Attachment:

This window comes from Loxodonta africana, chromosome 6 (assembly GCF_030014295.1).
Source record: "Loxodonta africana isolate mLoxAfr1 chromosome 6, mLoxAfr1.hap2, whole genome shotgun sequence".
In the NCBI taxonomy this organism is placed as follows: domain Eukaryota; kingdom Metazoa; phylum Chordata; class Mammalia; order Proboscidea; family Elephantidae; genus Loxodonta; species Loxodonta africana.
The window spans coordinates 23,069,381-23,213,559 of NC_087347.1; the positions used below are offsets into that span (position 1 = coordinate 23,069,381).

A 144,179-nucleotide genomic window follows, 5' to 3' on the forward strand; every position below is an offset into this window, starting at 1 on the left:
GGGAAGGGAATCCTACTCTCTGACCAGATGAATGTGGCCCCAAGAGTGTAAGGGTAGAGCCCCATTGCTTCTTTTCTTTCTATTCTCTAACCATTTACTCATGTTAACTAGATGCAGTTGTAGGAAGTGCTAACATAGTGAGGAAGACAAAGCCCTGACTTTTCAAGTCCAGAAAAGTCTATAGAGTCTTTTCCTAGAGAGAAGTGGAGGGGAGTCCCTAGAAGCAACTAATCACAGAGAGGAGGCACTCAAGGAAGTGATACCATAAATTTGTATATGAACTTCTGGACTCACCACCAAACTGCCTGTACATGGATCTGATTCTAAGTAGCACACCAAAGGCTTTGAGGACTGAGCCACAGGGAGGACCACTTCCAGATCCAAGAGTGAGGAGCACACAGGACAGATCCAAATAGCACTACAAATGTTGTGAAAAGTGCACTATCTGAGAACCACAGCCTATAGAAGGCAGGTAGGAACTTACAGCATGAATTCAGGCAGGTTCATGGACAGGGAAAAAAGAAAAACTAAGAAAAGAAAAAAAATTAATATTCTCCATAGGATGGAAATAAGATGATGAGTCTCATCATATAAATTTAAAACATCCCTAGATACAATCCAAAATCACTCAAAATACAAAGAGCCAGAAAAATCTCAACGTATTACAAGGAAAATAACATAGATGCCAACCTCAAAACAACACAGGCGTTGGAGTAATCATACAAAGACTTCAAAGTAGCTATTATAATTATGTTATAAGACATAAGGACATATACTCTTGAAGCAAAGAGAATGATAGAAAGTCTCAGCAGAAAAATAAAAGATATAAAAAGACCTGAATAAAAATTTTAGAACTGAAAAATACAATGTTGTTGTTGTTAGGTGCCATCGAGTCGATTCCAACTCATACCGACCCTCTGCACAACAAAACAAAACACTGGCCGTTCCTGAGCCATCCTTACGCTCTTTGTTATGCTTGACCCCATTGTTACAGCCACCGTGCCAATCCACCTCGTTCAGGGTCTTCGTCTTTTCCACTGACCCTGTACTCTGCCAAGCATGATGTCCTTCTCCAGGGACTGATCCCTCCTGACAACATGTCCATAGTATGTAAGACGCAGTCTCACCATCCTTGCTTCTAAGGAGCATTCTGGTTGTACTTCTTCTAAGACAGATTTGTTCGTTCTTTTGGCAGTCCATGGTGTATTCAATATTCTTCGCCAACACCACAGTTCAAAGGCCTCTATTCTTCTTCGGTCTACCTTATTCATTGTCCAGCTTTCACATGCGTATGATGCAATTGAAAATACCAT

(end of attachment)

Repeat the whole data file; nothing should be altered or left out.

This window comes from Loxodonta africana, chromosome 6 (assembly GCF_030014295.1).
Source record: "Loxodonta africana isolate mLoxAfr1 chromosome 6, mLoxAfr1.hap2, whole genome shotgun sequence".
In the NCBI taxonomy this organism is placed as follows: domain Eukaryota; kingdom Metazoa; phylum Chordata; class Mammalia; order Proboscidea; family Elephantidae; genus Loxodonta; species Loxodonta africana.
The window spans coordinates 23,069,381-23,213,559 of NC_087347.1; the positions used below are offsets into that span (position 1 = coordinate 23,069,381).

A 144,179-nucleotide genomic window follows, 5' to 3' on the forward strand; every position below is an offset into this window, starting at 1 on the left:
GGGAAGGGAATCCTACTCTCTGACCAGATGAATGTGGCCCCAAGAGTGTAAGGGTAGAGCCCCATTGCTTCTTTTCTTTCTATTCTCTAACCATTTACTCATGTTAACTAGATGCAGTTGTAGGAAGTGCTAACATAGTGAGGAAGACAAAGCCCTGACTTTTCAAGTCCAGAAAAGTCTATAGAGTCTTTTCCTAGAGAGAAGTGGAGGGGAGTCCCTAGAAGCAACTAATCACAGAGAGGAGGCACTCAAGGAAGTGATACCATAAATTTGTATATGAACTTCTGGACTCACCACCAAACTGCCTGTACATGGATCTGATTCTAAGTAGCACACCAAAGGCTTTGAGGACTGAGCCACAGGGAGGACCACTTCCAGATCCAAGAGTGAGGAGCACACAGGACAGATCCAAATAGCACTACAAATGTTGTGAAAAGTGCACTATCTGAGAACCACAGCCTATAGAAGGCAGGTAGGAACTTACAGCATGAATTCAGGCAGGTTCATGGACAGGGAAAAAAGAAAAACTAAGAAAAGAAAAAAAATTAATATTCTCCATAGGATGGAAATAAGATGATGAGTCTCATCATATAAATTTAAAACATCCCTAGATACAATCCAAAATCACTCAAAATACAAAGAGCCAGAAAAATCTCAACGTATTACAAGGAAAATAACATAGATGCCAACCTCAAAACAACACAGGCGTTGGAGTAATCATACAAAGACTTCAAAGTAGCTATTATAATTATGTTATAAGACATAAGGACATATACTCTTGAAGCAAAGAGAATGATAGAAAGTCTCAGCAGAAAAATAAAAGATATAAAAAGACCTGAATAAAAATTTTAGAACTGAAAAATACAATGTTGTTGTTGTTAGGTGCCATCGAGTCGATTCCAACTCATACCGACCCTCTGCACAACAAAACAAAACACTGGCCGTTCCTGAGCCATCCTTACGCTCTTTGTTATGCTTGACCCCATTGTTACAGCCACCGTGCCAATCCACCTCGTTCAGGGTCTTCGTCTTTTCCACTGACCCTGTACTCTGCCAAGCATGATGTCCTTCTCCAGGGACTGATCCCTCCTGACAACATGTCCATAGTATGTAAGACGCAGTCTCACCATCCTTGCTTCTAAGGAGCATTCTGGTTGTACTTCTTCTAAGACAGATTTGTTCGTTCTTTTGGCAGTCCATGGTGTATTCAATATTCTTCGCCAACACCACAGTTCAAAGGCCTCTATTCTTCTTCGGTCTACCTTATTCATTGTCCAGCTTTCACATGCGTATGATGCAATTGAAAATACCAT